The Electoral Reform Committee (ERC) has proposed for a no poster war in the next election as it has been seen as a waste.
Its chairperson, Abdul Rashid Abdul Rahman, said the committee would forward the proposal to the government and the Election Commission (EC) for further scrutiny.
“This poster war has been overly done. We will recommend that no more battle or poster war be allowed, but there may be an exception (for certain constituencies in rural areas) because the voters would want to know the candidates.
“The poster war creates a lot of problems and requires huge expenses...we will study thoroughly,” he told reporters after attending the state-level Public Engagement on Electoral Law Reform System programme here yesterday, which was attended by about 200 people including civil servants and political parties.
The ERC was established in August 2018 and was given two years to submit a comprehensive report containing electoral reform proposals including systems, processes and legislative amendments.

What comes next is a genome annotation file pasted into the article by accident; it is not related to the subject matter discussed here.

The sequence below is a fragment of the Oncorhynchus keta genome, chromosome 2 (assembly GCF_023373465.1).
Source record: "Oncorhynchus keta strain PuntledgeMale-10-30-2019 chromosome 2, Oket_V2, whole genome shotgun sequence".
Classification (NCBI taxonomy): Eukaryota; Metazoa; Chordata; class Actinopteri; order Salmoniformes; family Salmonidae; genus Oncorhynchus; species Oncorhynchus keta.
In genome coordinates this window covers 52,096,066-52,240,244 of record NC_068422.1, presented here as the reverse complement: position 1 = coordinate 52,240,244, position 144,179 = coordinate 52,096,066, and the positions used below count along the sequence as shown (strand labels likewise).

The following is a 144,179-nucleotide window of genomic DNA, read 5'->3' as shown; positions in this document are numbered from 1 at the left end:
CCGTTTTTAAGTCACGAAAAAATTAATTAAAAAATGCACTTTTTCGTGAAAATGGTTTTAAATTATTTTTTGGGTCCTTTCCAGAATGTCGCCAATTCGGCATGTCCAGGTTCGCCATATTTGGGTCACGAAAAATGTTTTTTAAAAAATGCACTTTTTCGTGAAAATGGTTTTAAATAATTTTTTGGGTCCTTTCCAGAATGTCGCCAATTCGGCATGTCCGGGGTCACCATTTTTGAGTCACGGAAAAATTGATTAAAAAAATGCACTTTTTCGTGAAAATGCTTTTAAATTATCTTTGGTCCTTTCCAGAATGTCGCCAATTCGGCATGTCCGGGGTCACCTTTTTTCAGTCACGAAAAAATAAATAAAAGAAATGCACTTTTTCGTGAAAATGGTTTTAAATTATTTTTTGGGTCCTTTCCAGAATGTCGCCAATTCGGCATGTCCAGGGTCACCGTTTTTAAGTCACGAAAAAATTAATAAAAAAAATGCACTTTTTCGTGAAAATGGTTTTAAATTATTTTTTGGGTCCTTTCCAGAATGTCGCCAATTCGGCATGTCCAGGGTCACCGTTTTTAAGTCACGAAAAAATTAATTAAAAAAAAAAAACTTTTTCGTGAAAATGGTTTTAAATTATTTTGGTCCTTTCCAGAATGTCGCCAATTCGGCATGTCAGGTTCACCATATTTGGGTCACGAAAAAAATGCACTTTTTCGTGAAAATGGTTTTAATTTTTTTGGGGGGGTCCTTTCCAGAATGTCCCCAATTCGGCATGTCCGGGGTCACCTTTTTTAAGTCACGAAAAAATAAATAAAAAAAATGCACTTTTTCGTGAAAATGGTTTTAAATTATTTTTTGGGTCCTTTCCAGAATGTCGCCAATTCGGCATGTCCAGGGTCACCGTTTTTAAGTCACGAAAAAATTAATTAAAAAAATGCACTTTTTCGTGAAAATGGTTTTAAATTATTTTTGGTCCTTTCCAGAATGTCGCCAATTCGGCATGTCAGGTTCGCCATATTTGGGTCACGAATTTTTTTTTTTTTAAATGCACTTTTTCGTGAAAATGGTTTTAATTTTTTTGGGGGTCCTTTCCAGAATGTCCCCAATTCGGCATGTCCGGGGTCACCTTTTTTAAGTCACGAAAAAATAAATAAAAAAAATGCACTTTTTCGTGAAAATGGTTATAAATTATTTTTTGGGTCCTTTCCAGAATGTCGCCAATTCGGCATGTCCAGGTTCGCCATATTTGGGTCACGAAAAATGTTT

Abdul Rashid said the ERC would also recommend that postal ballots for overseas voters be fully managed in the countries concerned by responsible representatives, including the counting of the ballots, to ensure that eligible voters do not miss out on voting
“We would suggest that the postal votes not be sent back here (Malaysia). Representatives who are in charge of voting matters would distribute, collect and count the ballot papers there," he said.
In addition, he said the committee was also studying the best way to facilitate the filing of an election decision petition so that it could be heard in court.
“Other suggestions include the need for exposure on voting methods beginning at the school level...so students will know the power of their voting rights,” he said.
Abdul Rashid added that the ERC would submit an interim report later this year to the government, while the specific report is expected in September next year.
Asked if the proposals by the ERC could be adopted in the upcoming Sarawak’s 12th state election, he said it would be impossible as there were many legislative issues that the EC was currently working on.